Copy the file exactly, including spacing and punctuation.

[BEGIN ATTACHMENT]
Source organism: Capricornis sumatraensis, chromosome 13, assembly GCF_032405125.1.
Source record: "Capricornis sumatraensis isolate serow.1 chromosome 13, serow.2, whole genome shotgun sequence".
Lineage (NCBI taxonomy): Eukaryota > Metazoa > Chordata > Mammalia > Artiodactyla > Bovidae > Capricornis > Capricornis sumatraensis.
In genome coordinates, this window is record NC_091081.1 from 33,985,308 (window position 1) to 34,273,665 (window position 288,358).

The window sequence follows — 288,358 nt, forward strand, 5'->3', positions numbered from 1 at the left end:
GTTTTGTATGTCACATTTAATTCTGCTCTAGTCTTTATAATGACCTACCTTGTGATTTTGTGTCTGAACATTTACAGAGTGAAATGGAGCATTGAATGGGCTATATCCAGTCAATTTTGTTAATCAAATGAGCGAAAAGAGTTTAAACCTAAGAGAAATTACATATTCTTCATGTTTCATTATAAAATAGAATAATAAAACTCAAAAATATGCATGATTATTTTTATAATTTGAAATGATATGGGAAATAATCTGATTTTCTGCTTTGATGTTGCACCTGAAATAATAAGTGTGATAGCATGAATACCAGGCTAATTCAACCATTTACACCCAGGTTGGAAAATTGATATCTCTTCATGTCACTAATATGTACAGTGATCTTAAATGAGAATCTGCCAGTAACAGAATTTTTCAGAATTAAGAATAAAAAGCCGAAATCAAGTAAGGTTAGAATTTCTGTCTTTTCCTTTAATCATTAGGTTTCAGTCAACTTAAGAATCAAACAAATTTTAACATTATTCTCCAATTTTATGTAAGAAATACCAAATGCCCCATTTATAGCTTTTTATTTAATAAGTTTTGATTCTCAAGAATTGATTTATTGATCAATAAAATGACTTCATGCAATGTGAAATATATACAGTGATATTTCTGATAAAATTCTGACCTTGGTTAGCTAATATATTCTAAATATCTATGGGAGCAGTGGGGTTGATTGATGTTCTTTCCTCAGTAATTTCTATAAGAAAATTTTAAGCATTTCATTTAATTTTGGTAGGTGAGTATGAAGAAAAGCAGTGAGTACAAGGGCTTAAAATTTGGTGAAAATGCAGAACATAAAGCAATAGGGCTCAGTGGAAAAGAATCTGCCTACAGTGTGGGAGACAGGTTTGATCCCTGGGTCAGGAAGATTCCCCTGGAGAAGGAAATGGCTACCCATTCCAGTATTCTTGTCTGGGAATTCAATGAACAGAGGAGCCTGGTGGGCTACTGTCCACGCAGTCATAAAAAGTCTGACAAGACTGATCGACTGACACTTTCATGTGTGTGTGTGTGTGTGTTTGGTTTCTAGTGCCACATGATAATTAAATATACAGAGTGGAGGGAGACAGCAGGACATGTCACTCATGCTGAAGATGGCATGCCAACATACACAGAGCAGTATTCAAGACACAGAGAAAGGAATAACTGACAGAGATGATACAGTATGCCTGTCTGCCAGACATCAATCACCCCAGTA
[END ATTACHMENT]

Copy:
Source organism: Capricornis sumatraensis, chromosome 13, assembly GCF_032405125.1.
Source record: "Capricornis sumatraensis isolate serow.1 chromosome 13, serow.2, whole genome shotgun sequence".
Lineage (NCBI taxonomy): Eukaryota > Metazoa > Chordata > Mammalia > Artiodactyla > Bovidae > Capricornis > Capricornis sumatraensis.
In genome coordinates, this window is record NC_091081.1 from 33,985,308 (window position 1) to 34,273,665 (window position 288,358).

The window sequence follows — 288,358 nt, forward strand, 5'->3', positions numbered from 1 at the left end:
GTTTTGTATGTCACATTTAATTCTGCTCTAGTCTTTATAATGACCTACCTTGTGATTTTGTGTCTGAACATTTACAGAGTGAAATGGAGCATTGAATGGGCTATATCCAGTCAATTTTGTTAATCAAATGAGCGAAAAGAGTTTAAACCTAAGAGAAATTACATATTCTTCATGTTTCATTATAAAATAGAATAATAAAACTCAAAAATATGCATGATTATTTTTATAATTTGAAATGATATGGGAAATAATCTGATTTTCTGCTTTGATGTTGCACCTGAAATAATAAGTGTGATAGCATGAATACCAGGCTAATTCAACCATTTACACCCAGGTTGGAAAATTGATATCTCTTCATGTCACTAATATGTACAGTGATCTTAAATGAGAATCTGCCAGTAACAGAATTTTTCAGAATTAAGAATAAAAAGCCGAAATCAAGTAAGGTTAGAATTTCTGTCTTTTCCTTTAATCATTAGGTTTCAGTCAACTTAAGAATCAAACAAATTTTAACATTATTCTCCAATTTTATGTAAGAAATACCAAATGCCCCATTTATAGCTTTTTATTTAATAAGTTTTGATTCTCAAGAATTGATTTATTGATCAATAAAATGACTTCATGCAATGTGAAATATATACAGTGATATTTCTGATAAAATTCTGACCTTGGTTAGCTAATATATTCTAAATATCTATGGGAGCAGTGGGGTTGATTGATGTTCTTTCCTCAGTAATTTCTATAAGAAAATTTTAAGCATTTCATTTAATTTTGGTAGGTGAGTATGAAGAAAAGCAGTGAGTACAAGGGCTTAAAATTTGGTGAAAATGCAGAACATAAAGCAATAGGGCTCAGTGGAAAAGAATCTGCCTACAGTGTGGGAGACAGGTTTGATCCCTGGGTCAGGAAGATTCCCCTGGAGAAGGAAATGGCTACCCATTCCAGTATTCTTGTCTGGGAATTCAATGAACAGAGGAGCCTGGTGGGCTACTGTCCACGCAGTCATAAAAAGTCTGACAAGACTGATCGACTGACACTTTCATGTGTGTGTGTGTGTGTGTTTGGTTTCTAGTGCCACATGATAATTAAATATACAGAGTGGAGGGAGACAGCAGGACATGTCACTCATGCTGAAGATGGCATGCCAACATACACAGAGCAGTATTCAAGACACAGAGAAAGGAATAACTGACAGAGATGATACAGTATGCCTGTCTGCCAGACATCAATCACCCCAGTA